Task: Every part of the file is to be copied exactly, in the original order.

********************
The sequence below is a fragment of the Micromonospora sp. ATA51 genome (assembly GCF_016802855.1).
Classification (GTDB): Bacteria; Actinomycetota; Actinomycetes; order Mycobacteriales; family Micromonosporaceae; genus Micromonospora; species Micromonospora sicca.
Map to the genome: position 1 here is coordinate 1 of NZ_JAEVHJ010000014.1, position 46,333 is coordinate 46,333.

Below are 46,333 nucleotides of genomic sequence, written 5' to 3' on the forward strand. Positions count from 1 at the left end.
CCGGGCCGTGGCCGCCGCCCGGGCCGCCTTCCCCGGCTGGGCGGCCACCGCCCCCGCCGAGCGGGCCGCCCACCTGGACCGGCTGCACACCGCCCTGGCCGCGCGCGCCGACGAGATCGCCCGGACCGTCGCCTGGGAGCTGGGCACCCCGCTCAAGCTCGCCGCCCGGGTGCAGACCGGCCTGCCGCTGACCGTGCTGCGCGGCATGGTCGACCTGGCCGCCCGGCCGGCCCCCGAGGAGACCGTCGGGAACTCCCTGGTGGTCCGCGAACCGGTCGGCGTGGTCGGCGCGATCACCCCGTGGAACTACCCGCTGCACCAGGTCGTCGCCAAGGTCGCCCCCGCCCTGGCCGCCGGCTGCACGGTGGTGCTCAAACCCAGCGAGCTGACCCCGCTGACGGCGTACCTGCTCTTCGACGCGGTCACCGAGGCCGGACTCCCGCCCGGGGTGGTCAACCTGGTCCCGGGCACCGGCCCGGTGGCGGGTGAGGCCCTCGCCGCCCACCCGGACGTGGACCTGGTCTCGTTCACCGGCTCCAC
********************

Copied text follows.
The sequence below is a fragment of the Micromonospora sp. ATA51 genome (assembly GCF_016802855.1).
Classification (GTDB): Bacteria; Actinomycetota; Actinomycetes; order Mycobacteriales; family Micromonosporaceae; genus Micromonospora; species Micromonospora sicca.
Map to the genome: position 1 here is coordinate 1 of NZ_JAEVHJ010000014.1, position 46,333 is coordinate 46,333.

Below are 46,333 nucleotides of genomic sequence, written 5' to 3' on the forward strand. Positions count from 1 at the left end.
CCGGGCCGTGGCCGCCGCCCGGGCCGCCTTCCCCGGCTGGGCGGCCACCGCCCCCGCCGAGCGGGCCGCCCACCTGGACCGGCTGCACACCGCCCTGGCCGCGCGCGCCGACGAGATCGCCCGGACCGTCGCCTGGGAGCTGGGCACCCCGCTCAAGCTCGCCGCCCGGGTGCAGACCGGCCTGCCGCTGACCGTGCTGCGCGGCATGGTCGACCTGGCCGCCCGGCCGGCCCCCGAGGAGACCGTCGGGAACTCCCTGGTGGTCCGCGAACCGGTCGGCGTGGTCGGCGCGATCACCCCGTGGAACTACCCGCTGCACCAGGTCGTCGCCAAGGTCGCCCCCGCCCTGGCCGCCGGCTGCACGGTGGTGCTCAAACCCAGCGAGCTGACCCCGCTGACGGCGTACCTGCTCTTCGACGCGGTCACCGAGGCCGGACTCCCGCCCGGGGTGGTCAACCTGGTCCCGGGCACCGGCCCGGTGGCGGGTGAGGCCCTCGCCGCCCACCCGGACGTGGACCTGGTCTCGTTCACCGGCTCCAC